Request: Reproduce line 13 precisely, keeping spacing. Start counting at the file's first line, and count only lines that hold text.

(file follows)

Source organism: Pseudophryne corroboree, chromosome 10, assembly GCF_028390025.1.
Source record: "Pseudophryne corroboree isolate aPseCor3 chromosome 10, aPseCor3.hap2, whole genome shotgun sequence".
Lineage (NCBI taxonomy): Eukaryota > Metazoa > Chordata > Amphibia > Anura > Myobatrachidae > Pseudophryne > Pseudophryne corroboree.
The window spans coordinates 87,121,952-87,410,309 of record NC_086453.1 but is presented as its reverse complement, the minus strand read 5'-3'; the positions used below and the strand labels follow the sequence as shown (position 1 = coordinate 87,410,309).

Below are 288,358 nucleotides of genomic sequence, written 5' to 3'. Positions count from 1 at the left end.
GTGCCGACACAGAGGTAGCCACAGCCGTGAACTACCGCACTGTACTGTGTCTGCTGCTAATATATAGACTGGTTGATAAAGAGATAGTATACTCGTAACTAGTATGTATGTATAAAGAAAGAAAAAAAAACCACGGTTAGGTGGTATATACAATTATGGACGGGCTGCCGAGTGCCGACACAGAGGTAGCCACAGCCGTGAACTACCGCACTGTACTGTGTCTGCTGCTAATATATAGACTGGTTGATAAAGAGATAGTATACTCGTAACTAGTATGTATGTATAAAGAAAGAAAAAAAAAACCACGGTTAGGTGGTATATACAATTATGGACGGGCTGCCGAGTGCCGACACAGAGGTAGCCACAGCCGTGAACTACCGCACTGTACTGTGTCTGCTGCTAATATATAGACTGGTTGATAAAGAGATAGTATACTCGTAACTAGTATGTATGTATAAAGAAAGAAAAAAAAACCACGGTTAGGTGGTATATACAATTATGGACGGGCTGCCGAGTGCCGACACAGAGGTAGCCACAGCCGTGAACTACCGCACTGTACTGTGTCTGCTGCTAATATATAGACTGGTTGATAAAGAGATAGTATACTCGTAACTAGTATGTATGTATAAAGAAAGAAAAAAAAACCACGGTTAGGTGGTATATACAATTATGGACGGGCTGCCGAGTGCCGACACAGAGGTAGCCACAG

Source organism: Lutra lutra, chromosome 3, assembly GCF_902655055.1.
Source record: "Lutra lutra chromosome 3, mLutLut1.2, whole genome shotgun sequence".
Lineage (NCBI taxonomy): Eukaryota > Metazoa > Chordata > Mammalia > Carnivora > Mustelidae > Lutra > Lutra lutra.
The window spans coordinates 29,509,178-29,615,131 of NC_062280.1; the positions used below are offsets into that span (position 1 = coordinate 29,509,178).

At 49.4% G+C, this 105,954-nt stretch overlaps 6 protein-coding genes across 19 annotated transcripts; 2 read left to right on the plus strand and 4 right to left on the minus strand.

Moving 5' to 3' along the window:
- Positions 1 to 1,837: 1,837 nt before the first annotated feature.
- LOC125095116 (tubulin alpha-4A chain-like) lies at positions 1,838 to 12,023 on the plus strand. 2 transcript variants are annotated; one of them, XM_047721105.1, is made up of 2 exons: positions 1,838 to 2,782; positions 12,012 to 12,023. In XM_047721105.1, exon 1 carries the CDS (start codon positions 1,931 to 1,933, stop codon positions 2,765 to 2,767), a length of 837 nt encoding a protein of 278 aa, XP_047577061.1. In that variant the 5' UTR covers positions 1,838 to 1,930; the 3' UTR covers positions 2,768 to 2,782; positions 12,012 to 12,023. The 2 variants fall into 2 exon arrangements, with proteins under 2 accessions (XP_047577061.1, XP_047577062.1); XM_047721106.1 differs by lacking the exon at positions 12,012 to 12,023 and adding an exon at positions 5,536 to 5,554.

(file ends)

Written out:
- Positions 1 to 1,837: 1,837 nt before the first annotated feature.